Pelletier explains that the team’s attention is being directed at sights “Animals and plants are also major areas of interest for us. We have witnessed wonderful creatures not only in Africa but also in Turkey and elsewhere.
As a result, “we’re really trying to make them see things they wouldn’t have seen at home and have the most wonderful experiences,”
They want their kids to see the world while their eyes are still relatively young and healthy, and they also want them to come away from the journey with strong coping mechanisms.
Retinitis pigmentosa is an inherited retinal disease that causes progressive vision loss, typically beginning in early childhood, as reported by the National Eye Institute of the National Institutes of Health, a division of the United States Department of Health and Human Services.
Lemay emphasizes that Mia, Colin, and Laurent will need to be “very resilient throughout their life” because their eyesight will deteriorate with time, requiring them to make new adjustments all the time.
The Backing System
“There’s a lot that can be learned through travel itself. It’s lovely and fun, but it can also be incredibly hard. There can be discomfort, fatigue, and frustration.
Mia, now 12, has been aware of her disease since she was seven, but Colin and Laurent just learned about it and are starting to ask tough questions.
“What does it mean to be blind? Am I going to drive a car?” Lemay’s son inquired. For him, it was just another talk, but for me, it was really heartbreaking. “He’s just five, but he’s slowly grasping what’s happening.”
Leo, their second oldest, says that knowing about his siblings’ genetic disease has “always been a fact of life.”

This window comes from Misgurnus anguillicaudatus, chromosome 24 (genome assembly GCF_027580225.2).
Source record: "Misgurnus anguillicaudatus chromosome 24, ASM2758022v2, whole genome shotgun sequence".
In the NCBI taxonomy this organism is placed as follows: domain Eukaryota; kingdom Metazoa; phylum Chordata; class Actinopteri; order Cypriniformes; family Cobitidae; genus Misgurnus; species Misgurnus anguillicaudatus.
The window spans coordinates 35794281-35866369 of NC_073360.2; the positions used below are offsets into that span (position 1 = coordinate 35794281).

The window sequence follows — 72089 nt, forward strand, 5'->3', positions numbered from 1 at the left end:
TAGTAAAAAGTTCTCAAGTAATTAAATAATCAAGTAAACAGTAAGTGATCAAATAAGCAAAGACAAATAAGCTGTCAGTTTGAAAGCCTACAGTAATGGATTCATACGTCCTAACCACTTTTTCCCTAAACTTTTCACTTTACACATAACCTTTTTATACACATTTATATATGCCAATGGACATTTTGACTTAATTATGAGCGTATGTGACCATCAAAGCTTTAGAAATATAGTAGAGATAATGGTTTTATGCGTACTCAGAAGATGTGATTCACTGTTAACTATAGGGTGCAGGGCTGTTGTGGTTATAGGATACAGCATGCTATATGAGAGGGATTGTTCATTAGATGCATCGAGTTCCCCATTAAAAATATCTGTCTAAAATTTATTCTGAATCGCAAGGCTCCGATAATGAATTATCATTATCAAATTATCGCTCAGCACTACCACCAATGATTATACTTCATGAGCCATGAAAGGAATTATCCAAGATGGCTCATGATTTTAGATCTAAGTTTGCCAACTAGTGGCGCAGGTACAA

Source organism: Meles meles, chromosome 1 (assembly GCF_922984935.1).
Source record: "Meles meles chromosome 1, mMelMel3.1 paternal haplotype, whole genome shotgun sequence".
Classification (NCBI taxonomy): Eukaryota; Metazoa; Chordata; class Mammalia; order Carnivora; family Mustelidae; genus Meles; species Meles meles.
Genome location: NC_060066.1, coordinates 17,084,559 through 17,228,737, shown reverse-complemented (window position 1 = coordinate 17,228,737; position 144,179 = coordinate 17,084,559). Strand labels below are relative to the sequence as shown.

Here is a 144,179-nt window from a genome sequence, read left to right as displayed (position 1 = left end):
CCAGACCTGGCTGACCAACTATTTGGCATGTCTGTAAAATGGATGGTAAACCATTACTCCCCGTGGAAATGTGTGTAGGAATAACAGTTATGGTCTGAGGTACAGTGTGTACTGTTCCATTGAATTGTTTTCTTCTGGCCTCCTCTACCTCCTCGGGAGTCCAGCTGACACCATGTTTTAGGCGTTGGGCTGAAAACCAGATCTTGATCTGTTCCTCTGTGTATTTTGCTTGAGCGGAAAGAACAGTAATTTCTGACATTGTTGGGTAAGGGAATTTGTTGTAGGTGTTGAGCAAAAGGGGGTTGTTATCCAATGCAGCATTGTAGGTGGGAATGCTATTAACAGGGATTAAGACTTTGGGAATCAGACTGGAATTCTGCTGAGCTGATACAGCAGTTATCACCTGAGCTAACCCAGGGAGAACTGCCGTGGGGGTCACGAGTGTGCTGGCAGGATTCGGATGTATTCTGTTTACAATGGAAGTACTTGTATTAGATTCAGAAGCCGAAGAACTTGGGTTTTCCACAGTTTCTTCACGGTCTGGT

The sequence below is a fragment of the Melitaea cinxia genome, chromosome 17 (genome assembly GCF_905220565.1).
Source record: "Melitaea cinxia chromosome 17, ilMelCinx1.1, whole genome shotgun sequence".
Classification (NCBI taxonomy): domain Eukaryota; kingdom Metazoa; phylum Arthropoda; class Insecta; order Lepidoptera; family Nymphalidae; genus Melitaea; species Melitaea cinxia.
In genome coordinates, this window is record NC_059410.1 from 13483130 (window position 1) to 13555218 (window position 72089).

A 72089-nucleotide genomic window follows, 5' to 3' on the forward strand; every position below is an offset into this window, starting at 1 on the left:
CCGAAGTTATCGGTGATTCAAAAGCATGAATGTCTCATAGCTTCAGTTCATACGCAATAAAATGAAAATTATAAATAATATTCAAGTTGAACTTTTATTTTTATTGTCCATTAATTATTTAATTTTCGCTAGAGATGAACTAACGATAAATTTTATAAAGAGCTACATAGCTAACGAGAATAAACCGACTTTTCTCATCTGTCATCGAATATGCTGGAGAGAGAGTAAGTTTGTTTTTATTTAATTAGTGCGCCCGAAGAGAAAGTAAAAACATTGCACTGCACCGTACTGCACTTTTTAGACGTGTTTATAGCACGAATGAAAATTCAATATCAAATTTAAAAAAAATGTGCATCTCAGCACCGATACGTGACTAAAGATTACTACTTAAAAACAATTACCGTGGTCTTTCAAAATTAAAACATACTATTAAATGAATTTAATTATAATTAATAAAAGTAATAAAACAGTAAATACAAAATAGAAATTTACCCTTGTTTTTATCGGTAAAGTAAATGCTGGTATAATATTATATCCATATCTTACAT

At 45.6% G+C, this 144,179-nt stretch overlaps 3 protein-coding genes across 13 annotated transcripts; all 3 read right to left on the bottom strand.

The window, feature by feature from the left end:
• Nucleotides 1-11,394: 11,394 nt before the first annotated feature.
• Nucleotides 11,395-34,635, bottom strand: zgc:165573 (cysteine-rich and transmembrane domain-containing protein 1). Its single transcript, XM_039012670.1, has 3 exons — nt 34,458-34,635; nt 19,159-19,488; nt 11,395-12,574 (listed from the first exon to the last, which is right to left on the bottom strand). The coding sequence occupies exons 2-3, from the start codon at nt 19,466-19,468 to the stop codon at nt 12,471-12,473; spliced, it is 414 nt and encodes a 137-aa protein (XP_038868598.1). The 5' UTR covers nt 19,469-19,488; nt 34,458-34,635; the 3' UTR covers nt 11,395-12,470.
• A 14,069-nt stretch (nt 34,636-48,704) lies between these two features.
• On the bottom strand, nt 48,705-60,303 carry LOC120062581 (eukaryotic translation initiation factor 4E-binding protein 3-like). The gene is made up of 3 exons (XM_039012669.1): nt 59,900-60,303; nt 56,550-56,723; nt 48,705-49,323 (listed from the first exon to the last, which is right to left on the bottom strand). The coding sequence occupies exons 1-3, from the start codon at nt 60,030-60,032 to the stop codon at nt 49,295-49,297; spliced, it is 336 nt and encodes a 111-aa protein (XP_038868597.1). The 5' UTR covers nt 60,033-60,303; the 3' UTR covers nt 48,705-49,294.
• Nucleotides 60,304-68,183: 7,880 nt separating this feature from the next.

Lemay and Pelletier want the kids to appreciate their good fortune despite the difficulties they may face in the future due to their vision loss by exposing them to new cultures and locations.
Lemay says that all four of his children have acclimated well to life on the road, and that he wanted to teach them that no matter how hard their life is going to be, they are happy merely to have running water in their home and to be able to go to school every day with wonderful colored books.
They are really inquisitive, she explains. I am quite pleased by how well they adjust to different environments and cuisines.
Lemay notes that while the sights and sounds of the journey are still important, the emphasis has shifted to giving the kids “something distinctive” to remember.
“There are lovely spots everywhere in the world, so it doesn’t really matter where we travel,” she says.
And just when we think we know what will blow their minds, they go and see puppies in the street and it’s the greatest thing in their life.
The vacation is being documented on social media by the family, who have been posting frequent updates on Facebook and Instagram.
Lemay reports that people with retinitis pigmentosa or others who have lost a loved one to the disease have reached out to provide support.
In fact, one of their 11,000 Facebook fans is a teacher at a Quebec school for the blind and visually impaired, and she frequently shares stories from their travels with her students.
On a weekly basis, “she checks the Facebook page and describes all the pictures or reads anything I’m posting,” Lemay adds.
“And in a way, they’re a part of the trip with us. To be able to share this with other people is a really great gift, and I’m really grateful for that. That makes me really happy.”